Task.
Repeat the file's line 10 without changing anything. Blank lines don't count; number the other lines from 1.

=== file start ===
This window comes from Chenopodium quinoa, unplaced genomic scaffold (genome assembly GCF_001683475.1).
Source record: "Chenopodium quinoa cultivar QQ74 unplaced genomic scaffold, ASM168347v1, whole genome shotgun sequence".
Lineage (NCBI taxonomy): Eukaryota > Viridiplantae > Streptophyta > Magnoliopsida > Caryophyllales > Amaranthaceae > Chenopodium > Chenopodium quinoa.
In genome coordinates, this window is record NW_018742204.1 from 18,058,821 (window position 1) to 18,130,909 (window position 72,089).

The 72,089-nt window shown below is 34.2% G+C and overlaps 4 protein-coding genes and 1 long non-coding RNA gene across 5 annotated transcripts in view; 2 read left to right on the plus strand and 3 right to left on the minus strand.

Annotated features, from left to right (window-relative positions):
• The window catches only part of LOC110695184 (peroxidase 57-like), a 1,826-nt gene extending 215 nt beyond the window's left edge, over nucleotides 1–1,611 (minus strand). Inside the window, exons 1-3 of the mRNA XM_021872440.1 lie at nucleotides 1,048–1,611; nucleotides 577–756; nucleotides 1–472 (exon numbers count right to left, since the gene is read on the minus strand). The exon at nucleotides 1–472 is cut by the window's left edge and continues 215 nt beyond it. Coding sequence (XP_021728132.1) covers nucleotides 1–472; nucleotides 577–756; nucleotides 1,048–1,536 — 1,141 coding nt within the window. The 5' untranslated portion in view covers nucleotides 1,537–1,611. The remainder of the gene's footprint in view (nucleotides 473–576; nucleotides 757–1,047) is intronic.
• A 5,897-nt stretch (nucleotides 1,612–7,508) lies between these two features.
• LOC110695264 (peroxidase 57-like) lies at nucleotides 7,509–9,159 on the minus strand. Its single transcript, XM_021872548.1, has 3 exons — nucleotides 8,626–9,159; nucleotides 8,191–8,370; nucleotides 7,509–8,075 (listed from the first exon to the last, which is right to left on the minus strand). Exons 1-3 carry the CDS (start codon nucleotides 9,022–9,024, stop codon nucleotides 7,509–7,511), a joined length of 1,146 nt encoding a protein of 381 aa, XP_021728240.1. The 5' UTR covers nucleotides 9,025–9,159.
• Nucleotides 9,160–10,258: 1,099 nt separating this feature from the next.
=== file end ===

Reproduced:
• Nucleotides 9,160–10,258: 1,099 nt separating this feature from the next.